Prime Minister Dimitar Kovačevski inaugurated a 10 MW solar power plant at the aging Oslomej coal complex and said North Macedonia wants to transition from an economy dominated by fossil fuels to the production of energy from the sun and wind, hydropower and gas.
The Oslomej 1 photovoltaic plant, one of the projects from the European Union’s Economic and Investment Plan for the Western Balkans, started its test operation. The 10 MW facility was built at a former lignite mine belonging to the old thermal power plant of the same name in the municipality of Kičevo in the western part of North Macedonia.
Both the coal complex and the solar power unit belong to state-owned electricity utility Elektrani na Severna Makedonija (ESM), which already has one wind park, Bogdanci, and plans to expand it. The company intends to close its coal and oil-fired power plants, switch them to gas or replace them with renewables.
Three more photovoltaic plants in pipeline for Oslomej
Prime Minister Dimitar Kovačevski said at the inauguration ceremony that the government and its partners want to conduct a transition from an economy dominated by fossil fuels to the production of energy from the sun and wind, hydroelectric plants and gas. He added the new solar power plant would have an annual output of 15 GWh to 17 GWh, equivalent to the electricity consumption of 2,800 households.
ESM is working on a new study for another solar power plant of 10 megawatts, and deals have been signed for the construction of two more photovoltaic power plants, which will completely switch the REK Oslomej complex from coal to renewable energy sources, Kovačevski stressed.
PM Kovačevski: The REK Oslomej complex will completely be switched from coal to renewables
The contracts were awarded to private partners Fortis Energy from Turkey and Solar Pro from Bulgaria. They are obligated to pay a fee equal to 18.5% and 18% of production, respectively, which translates to EUR 1.5 million per year, the prime minister said.
Kovačevski also pointed to major wind and solar power projects underway, such as the one that Akuo is developing, and said there is more than 1 GW in renewables in the pipeline with a strategic investment status. The private partner for the Čebren hydropower plant will be selected by the end of June, he added and called it the most important project for the country’s energy transition.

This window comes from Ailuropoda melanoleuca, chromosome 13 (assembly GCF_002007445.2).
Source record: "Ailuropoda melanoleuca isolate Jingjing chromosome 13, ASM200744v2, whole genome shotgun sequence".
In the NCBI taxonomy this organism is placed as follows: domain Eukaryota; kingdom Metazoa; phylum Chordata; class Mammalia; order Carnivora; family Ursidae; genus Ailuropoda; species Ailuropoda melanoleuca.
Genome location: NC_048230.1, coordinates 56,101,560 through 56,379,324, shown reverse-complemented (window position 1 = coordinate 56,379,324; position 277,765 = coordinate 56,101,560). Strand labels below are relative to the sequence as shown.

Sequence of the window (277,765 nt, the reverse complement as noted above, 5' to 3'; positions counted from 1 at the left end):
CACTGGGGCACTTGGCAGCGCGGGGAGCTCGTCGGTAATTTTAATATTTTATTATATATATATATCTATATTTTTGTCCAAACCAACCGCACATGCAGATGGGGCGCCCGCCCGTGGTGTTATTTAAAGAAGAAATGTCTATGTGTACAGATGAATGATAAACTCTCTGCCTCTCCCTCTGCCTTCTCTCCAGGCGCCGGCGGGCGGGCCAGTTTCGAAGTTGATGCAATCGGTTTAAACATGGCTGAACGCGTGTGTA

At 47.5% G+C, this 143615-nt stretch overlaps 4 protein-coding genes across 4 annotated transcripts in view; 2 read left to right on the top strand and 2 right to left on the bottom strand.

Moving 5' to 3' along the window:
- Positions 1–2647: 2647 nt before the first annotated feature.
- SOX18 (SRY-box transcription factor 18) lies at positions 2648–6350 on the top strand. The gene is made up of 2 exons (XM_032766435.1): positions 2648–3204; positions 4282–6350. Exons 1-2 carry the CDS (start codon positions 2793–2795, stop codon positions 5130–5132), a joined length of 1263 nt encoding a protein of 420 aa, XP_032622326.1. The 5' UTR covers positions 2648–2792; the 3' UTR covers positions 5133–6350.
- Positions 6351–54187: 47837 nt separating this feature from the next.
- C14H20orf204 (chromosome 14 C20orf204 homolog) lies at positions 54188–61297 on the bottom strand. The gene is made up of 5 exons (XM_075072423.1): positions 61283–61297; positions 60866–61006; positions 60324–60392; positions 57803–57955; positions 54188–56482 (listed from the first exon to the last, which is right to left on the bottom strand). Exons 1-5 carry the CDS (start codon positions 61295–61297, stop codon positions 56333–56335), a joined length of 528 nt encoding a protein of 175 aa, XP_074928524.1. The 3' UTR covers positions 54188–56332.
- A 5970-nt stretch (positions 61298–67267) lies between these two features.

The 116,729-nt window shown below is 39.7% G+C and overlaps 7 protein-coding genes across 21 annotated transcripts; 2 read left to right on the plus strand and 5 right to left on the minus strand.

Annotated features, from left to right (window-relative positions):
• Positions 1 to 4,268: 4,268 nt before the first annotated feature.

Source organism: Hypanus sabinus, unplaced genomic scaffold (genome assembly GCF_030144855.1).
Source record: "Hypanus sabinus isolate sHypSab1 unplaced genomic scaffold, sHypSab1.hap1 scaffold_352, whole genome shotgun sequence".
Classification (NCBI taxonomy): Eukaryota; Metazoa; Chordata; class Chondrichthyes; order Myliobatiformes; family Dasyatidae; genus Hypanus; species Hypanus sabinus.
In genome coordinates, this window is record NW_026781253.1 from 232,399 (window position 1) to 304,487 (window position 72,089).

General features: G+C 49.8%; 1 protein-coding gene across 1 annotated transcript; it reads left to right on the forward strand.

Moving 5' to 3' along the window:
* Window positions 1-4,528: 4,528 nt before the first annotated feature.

North Macedonia’s economy to become climate neutral by 2040
Minister of Economy Kreshnik Bekteshi said the coal phaseout and the switch to renewables would be completed in ten years and that the economy would become climate neutral by 2040. Earlier, Minister of Environment and Physical Planning Naser Nuredini said that the coal exit deadline would be pushed back to 2030 from 2027.
The government earlier indicated the coal exit deadline would be pushed back to 2030 from 2027, while Minister Kreshnik Bekteshi now says the process would be done in ten years
The European Bank for Reconstruction and development, which provided a EUR 5.9 million loan for Oslomej 1, noted that the EUR 8.7 million project includes a EUR 1.6 million grant from the Western Balkans Investment Framework.
EBRD also said it is working with ESM on investing in additional solar power plants. The lender also approved financing for an extension of the plant in Oslomej and the construction of a new plant in Bitola for a combined total capacity of 30 MW. The EU is also supporting the investment with a EUR 5.1 million investment grant.
For now there is only one other mid-sized solar power plant in the country – EVN Macedonia’s 5 MW unit near Negotino.
Of note, oil refiner Hellenic Petroleum yesterday inaugurated the biggest solar power plant in Greece and the Balkans, at 204,3 MW.